I also don't buy she didn't know what would happen when she mixed up the ingredients. She might not have known exactly what would happen, but, any person who can read the back of a drano bottle knows it is a very dangerous and potentially deadly substance. Not a toy.

 

The person who urged her to make it should be expelled as well.

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As much as I'd like to give the benefit of the doubt... I'm very very very skeptical that a 16 year didn't know that works bombs explode. She took it well away from the building from the incident report. She knew something was going to happen.

 

After all, you put the cap on and stand back. No way a cap fastened to a bottle is going to be caused by a chemical reaction of it's contents to come off any way but forcefully. Since no one got hurt, she knew enough about it to stay clear.

 

I do believe though, that she'd like very much not to be in trouble. Poor kid must be freaking out.

 

 

My 18 year old wouldn't presume that at all. You're thinking with the experience of a grown person with a life time of experience.

 

She is 16. My teens make model rockets. They stand back too. It's not because they expect anything truely dangerous to happen.

 

I'm sure she though the lid would blow off and land in the dirt.

 

Kids and teens don't think bad stuff will happen to them or that some stupid prank they did could end up actually really hurting someone. This fact of youth is pretty well known and I think it's rather stupid for schools and police to ignore that fact in handling youth.

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Kids and teens don't think bad stuff will happen to them or that some stupid prank they did could end up actually really hurting someone. This fact of youth is pretty well known and I think it's rather stupid for schools and police to ignore that fact in handling youth.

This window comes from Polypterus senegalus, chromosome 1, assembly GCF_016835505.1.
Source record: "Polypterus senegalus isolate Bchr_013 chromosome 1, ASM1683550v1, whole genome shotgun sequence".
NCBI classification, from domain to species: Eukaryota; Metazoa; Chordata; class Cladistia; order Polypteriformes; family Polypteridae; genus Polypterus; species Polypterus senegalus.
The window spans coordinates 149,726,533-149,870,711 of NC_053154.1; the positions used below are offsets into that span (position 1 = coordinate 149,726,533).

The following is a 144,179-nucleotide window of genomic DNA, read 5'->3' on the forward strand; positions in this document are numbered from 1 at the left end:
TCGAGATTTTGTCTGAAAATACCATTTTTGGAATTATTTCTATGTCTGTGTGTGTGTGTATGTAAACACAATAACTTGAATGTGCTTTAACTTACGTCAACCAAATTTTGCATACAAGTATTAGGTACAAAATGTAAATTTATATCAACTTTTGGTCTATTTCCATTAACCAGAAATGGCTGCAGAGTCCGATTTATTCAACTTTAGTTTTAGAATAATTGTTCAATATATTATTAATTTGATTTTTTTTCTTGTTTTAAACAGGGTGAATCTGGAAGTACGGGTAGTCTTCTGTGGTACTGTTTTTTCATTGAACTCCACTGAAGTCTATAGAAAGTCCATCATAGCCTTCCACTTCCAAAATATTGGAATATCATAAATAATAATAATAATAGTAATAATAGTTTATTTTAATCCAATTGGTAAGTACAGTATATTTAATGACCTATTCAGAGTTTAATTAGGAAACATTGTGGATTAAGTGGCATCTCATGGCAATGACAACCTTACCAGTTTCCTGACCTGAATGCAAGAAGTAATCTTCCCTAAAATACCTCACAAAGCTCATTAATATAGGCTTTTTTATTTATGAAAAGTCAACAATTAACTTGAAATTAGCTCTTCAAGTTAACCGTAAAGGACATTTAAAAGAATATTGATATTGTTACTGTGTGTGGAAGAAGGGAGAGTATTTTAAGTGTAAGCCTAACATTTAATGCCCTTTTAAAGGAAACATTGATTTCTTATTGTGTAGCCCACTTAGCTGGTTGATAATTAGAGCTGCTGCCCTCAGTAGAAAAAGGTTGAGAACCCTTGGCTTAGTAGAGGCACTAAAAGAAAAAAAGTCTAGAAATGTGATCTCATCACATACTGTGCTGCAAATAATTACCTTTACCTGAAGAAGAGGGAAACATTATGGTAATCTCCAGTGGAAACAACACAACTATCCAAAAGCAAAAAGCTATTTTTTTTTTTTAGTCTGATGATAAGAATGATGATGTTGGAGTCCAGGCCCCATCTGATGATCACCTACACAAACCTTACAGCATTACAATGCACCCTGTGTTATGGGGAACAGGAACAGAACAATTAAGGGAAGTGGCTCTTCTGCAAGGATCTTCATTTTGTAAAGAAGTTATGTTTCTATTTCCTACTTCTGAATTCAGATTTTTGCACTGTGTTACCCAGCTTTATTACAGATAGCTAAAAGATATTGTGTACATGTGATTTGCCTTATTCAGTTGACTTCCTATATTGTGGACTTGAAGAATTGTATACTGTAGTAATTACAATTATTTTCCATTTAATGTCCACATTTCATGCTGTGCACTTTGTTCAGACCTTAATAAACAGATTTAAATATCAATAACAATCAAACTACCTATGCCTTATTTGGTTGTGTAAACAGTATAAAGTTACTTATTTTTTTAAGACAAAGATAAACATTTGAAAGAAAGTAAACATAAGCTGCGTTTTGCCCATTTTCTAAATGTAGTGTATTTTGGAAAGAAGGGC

With that defense, the girl could have brought a BB gun or fireworks or a Taser or some pepper spray ..... all could be really useful in stupid pranks, and all probably won't really hurt someone, and all things that 16 year olds feel irrationally invincible against. Personally I'd rather be pepper sprayed than have boiling drano cause chemical burns on my skin.

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She made a BOMB. At school. The reaction seems totally reasonable to me.

Doesn't mean she is a bad person or I wish her a bad life... but this is not an "oopsie."

 

I also don't buy she didn't know what would happen when she mixed up the ingredients. She might not have known exactly what would happen, but, any person who can read the back of a drano bottle knows it is a very dangerous and potentially deadly substance. Not a toy.

 

The person who urged her to make it should be expelled as well.